Laura: Sarah had already created the concept, and her enthusiasm and passion was contagious.

 

How did you select the books displayed in the exhibit? 

Sarah: Once we had the idea for a chronological tour, we selected books that best represented different eras or decades in the development of early childhood learning and alphabet books.  Some of the more recent alphabet books are very well known, but we felt that they should be included as they represented either specific ideas about children and learning, or a change in illustrative style.  Everyone knows Dr. Seuss, so did we need to have him in this exhibit?  Yes!!  He represents a big shift in the thinking about children, learning, and books.  Each book has a reason for being in the cases even if we didn’t create a lengthy item label for it. We were really lucky that Kathie has an extensive library of alphabet books to choose from and I also asked friends and family to search their libraries.

 Laura: We looked for the most appealing materials, and also for the ones that best represented a particular moment in time and in the evolution of Alphabet books.

Do you have a favourite alphabet book? 

Sarah: That’s hard.  There are certain books that have a nostalgia for me, like Cecily Mary Barker’s Flower Fairy Alphabet because I grew up with it, as well as Dr. Seuss.  Chicka Chicka Boom Boom  because we read that to our daughter and the rhythm in it is so spot on.  However, now that I have seen all these old alphabet books, I find the Battledoor fascinating for what it is and for showcasing street vendors from the early 19th century.  Wanda Gag’s ABC Bunny is such a good example of picture and text working together to tell a story.  The old alphabet books I got the most excited about are the ones illustrated by Walter Crane, who was part of the Arts and Crafts movement.  He worked with William Morris.  So many interesting things to read about him and his art!

 Laura: I fell in love with several of them, but if I have to choose it would be Chicka Chicka Boom Boom, with all its rhythm and freshness. I also love The Neverending Story since I was young, and until now I have never thought about the fact that it was written as an alphabet book, with chapters that start with a letter of the alphabet, in order. I found that very interesting.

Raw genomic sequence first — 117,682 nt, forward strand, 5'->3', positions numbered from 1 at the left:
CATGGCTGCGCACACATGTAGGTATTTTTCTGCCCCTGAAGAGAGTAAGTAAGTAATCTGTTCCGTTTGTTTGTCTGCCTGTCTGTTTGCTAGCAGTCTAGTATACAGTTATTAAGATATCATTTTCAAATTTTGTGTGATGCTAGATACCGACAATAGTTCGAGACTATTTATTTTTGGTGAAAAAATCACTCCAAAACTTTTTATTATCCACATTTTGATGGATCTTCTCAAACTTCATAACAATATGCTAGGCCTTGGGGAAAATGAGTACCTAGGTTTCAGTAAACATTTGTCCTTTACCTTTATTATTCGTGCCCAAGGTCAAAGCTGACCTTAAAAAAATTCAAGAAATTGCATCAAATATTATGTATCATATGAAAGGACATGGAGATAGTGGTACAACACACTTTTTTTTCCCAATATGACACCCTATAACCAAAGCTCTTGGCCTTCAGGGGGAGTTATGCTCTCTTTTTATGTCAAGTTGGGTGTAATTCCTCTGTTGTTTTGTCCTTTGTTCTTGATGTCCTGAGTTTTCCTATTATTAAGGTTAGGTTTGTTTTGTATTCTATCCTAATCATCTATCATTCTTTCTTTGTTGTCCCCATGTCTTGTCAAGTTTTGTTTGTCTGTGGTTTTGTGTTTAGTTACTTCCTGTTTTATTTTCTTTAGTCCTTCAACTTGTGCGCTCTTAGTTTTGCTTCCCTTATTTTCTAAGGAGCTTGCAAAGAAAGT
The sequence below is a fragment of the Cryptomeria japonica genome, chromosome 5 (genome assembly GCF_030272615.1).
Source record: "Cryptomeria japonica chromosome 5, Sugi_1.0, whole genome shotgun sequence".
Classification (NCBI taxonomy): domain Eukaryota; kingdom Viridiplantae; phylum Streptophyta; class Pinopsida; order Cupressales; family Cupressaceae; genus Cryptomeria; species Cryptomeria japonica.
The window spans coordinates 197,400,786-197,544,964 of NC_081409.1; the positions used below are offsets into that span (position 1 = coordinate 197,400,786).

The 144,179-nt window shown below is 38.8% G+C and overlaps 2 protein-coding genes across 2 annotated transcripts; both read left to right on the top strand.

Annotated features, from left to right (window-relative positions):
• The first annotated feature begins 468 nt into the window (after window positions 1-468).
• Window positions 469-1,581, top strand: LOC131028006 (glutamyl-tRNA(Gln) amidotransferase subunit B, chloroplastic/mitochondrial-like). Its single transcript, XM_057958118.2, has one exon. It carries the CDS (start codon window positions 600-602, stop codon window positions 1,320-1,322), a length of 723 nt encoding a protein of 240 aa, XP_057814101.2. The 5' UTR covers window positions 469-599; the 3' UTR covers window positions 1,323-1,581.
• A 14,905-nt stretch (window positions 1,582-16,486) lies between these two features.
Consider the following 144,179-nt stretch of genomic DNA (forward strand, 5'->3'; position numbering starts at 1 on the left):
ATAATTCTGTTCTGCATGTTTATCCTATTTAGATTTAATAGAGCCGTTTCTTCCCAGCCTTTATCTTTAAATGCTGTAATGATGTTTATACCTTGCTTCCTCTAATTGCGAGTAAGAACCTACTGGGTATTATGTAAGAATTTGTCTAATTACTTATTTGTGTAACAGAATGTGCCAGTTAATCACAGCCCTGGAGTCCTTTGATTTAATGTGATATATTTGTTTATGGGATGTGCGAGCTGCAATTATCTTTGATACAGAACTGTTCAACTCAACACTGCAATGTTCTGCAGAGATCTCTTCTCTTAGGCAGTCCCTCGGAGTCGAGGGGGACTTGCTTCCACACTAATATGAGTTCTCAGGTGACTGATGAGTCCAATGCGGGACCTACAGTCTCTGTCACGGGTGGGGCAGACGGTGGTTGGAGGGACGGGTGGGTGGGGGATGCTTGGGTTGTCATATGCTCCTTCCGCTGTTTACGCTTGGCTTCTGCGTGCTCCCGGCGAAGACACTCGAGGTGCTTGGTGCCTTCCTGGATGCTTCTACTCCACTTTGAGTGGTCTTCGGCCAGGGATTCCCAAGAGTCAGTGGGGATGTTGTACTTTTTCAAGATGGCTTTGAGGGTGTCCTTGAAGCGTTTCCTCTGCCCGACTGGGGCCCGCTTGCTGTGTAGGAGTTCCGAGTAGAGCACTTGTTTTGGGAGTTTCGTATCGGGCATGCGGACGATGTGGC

What was your favourite children’s book as a child? 

Sarah: Another hard question!  My family is British and so I grew up with books from England.  I still have the copy my Granny sent me of Enid Blyton’s Magic Faraway Tree.  I blame this book for my love of fantasy and my fascination with doorways to other places.  I also have a soft spot for Wind in the Willows, original Winnie the Pooh, and A Child’s Garden of Verses by Robert Louis Stevenson.  I pinched the family copy of The Real Mother Goose illustrated by Blanch Fisher Wright to use with our daughter and love looking into the history of weird and obscure nursery rhymes.  Clearly the rhyming and rhythm of text read out loud is important to me!

Laura: My favourite book as a child was Peter Pan in Kensington Gardens. I’m still in love with this concept of Peter Pan as a newborn child who can fly, who used to have wings and is able to fly because he does not know that that is impossible. In this book he does not need fairy dust or the help of Tinker Bell to be able to flyI felt so sad when I first read it: to think about a child who flies away from his mother and finds out later, when he wants to come back, that the windows have been barred and that his mother has a new baby that has taken his place. I think that it is a wonderful book with an extraordinary, powerful and heartwarming main character.

From Apple Pies to Astronauts is on display at UBC Library’s Rare Books and Special Collections on the first floor of the Irving K. Barber Learning Centre from February 27 through April 30, 2017, and can be viewed Monday through Friday from 10 a.m. to 4 p.m. and Saturdays from 12-5 p.m. The exhibition is free and open to the public, and people of all ages are encouraged to attend. For more information, please contact Rare Books and Special Collections at (604) 822-2521 or rare.books@ubc.ca.